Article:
As you gear up for your busy season, you may think summer should be your only focus right now. However, you can get a jump on marketing for the coming year by doing this one thing NOW:
Contact schools near you to learn about existing marketing opportunities for the 2017-2018 school year.
School may be almost out for summer, but many opportunities for next year are being decided on between now and the end of the school year. That’s why it’s imperative to act now to learn what’s available, who to contact, and–most importantly–deadlines.
67% of parents who responded to our most recent survey say they hear about the activities they choose for their kids from their kids and through the school, so this is where it’s at for youth programs like yours.
Types of Opportunities to Look For
- Ads – Imagine your ad popping up when a middle-school mom checks her child’s grades on the school web portal, when she reads the e-newsletter, scans the football program, or looks for her kid’s name on the playbill at the school play.
- Be a school assembly guest – Administrators can give you schedules and guidelines for planning an interesting activity to a captive audience next year. This could get kids talking to Mom or Dad about your program – and bringing home a flyer! Note: Assembly presentations/demos are usually approved near the end of the previous school year, and require a pitch on your planned activity.
- Sponsor team jerseys or t-shirts – Get your camp’s logo on apparel that will be seen every time children wear them. (Or when mom folds her kid’s clothes in the laundry!)
- Donate a silent auction giveaway for school fairs and fundraisers – Put together a basket of goodies or gear even marginally related to your program, including a coupon for discounted enrollment or one free class. The most likely bidders will be parents or kids interested in your program type.
- Partner with the English department to provide a demo or activity related to a book on the reading list that is relevant to your program type in some way. Teachers are always looking for ways to make stories come alive.
- Plan a mini-program – Schools often look for activities to offer students during Parent-Teacher Conferences or teacher development days when kids have to be out of school. Kids can try out a new sport or skill for free or a minimal fee while Mom and Dad meet with the teacher/remain at work.
- Plan an after-school program – After-school care is often supplemented by activities sponsored by outside organizations that provide both the program and assistance with the supervision of kids. For example, Beach Club connects churches in seven states with local elementary schools to provide a once-a-week Bible club with volunteers, curriculum, and snacks. Girls on the Run helps girls 3rd-8th grade with self-confidence through training for a 5K.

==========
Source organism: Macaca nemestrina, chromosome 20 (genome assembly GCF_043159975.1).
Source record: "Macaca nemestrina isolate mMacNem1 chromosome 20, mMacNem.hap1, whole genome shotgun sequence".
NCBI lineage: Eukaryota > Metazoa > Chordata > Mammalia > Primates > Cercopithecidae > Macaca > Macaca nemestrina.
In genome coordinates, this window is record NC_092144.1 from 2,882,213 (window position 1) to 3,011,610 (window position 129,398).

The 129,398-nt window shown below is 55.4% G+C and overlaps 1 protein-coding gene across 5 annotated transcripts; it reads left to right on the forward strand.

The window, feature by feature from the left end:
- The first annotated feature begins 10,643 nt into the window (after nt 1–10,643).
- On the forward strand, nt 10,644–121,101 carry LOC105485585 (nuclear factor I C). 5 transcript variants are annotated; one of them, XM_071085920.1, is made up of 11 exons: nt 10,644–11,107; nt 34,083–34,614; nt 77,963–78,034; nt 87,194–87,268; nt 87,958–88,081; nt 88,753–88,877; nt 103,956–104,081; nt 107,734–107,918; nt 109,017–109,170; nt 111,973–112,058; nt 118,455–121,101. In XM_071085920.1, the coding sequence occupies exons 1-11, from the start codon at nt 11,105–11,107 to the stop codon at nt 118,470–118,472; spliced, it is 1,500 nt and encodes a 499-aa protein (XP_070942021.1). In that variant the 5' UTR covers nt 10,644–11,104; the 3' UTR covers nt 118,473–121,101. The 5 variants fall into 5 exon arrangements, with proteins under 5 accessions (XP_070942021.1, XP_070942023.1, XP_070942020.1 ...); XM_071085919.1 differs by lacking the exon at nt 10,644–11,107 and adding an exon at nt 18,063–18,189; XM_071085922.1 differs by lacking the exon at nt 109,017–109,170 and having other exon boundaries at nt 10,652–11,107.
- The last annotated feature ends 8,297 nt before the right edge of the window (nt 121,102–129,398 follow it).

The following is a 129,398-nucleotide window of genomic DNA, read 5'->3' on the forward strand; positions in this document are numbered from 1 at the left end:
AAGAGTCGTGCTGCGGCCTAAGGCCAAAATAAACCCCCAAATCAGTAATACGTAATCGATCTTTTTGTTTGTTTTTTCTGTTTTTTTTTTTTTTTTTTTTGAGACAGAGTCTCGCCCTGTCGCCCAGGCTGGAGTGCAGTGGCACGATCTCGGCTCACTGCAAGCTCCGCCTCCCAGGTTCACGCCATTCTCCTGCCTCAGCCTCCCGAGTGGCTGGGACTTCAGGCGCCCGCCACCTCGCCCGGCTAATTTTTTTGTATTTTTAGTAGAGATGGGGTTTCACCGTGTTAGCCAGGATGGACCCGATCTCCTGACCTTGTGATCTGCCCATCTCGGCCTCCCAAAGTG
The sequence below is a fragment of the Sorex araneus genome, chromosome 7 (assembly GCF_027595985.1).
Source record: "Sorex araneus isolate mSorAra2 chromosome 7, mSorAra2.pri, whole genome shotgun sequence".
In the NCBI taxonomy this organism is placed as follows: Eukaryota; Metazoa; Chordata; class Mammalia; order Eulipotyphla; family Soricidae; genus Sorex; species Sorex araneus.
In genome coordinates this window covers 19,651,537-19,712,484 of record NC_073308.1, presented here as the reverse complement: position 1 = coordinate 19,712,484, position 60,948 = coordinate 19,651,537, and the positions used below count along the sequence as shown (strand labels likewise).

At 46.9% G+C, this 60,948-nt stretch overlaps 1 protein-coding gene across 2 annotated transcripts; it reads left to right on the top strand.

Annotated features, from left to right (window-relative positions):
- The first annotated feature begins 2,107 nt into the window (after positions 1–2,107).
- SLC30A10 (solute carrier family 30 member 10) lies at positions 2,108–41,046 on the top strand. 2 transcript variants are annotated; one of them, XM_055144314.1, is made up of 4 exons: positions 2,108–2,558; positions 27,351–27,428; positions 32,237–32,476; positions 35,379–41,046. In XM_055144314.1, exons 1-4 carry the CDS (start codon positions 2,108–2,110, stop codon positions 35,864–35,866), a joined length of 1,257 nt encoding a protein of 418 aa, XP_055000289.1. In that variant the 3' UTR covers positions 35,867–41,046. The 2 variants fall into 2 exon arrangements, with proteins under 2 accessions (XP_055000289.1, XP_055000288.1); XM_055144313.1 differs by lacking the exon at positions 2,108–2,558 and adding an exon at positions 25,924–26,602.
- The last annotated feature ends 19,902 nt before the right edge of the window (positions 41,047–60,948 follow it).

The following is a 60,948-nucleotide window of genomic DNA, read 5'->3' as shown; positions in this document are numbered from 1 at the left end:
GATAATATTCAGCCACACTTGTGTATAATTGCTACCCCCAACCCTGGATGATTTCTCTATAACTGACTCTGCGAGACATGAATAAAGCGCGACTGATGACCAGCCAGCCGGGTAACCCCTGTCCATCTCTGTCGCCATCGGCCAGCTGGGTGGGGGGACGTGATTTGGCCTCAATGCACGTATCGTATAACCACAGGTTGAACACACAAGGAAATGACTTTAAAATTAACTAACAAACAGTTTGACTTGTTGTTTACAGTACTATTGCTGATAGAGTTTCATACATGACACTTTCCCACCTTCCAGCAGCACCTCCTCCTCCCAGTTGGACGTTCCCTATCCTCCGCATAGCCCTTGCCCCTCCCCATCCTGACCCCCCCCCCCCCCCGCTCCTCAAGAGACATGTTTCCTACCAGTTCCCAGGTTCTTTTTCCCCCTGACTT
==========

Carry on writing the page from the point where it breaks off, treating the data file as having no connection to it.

Download our free whitepaper, Community Partnerships in Action, to learn more ways to get your program in front of new audiences.
3 Must-Do-Now Steps
1. Ask the school district for the contacts who can put you in touch with different opportunities for community programs.
Find out who helps community organizations like yours place advertisements, schedule events, participate in assembly presentations or demonstrations, provide backpack flyers for afterschool or teacher in-service activities, and engage in other sponsorship opportunities. You may be directed to district employees, parent committee/booster club leaders or specific websites.
Ask: “Are there any other marketing opportunities I haven’t mentioned?” (and the names and contact information of those in charge.) Don’t be afraid to ask who you would talk to about a new idea, not currently in practice with the school.
2. Make the call(s).
After identifying the opportunities that interest you, you may be able to gather the contact information you need from websites. You can, of course, email for more information, but a call may enable you to get all your questions answered in one sitting. The main thing you’re in search of is deadlines for submitting ad copy, applying for assembly or after school care demo requests, or arranging sponsorships. To save time, go ahead and collect other data, such as pricing, if you think you might be even a little bit interested in a specific opportunity.
3. Act, or schedule later action.
Prioritize the opportunities based on their deadlines and optimal benefit. You’ll immediately see some you can eliminate because of your schedule, the price, the required effort, or qualifications your program doesn’t meet.
Mark your calendar with the deadlines for the opportunities you are interested in. If they fall at the height of your busy season, can you meet the deadline? Knowing about it in advance may make it possible to shift a few priorities or delegate tasks. In most cases, you may be able to put off planning the actual preparation until closer to the date of the opportunity, months away.
If you love an idea but absolutely can’t fit it in by the deadline this year, put it on your calendar for the first of next year and make time for it before your season revs up.
Download our guide to learn more about not only school opportunities but also other types of partnerships to put you in front of more prospects. By spending a few hours on school marketing and advertising plans this spring, you can be ahead of the game, come fall.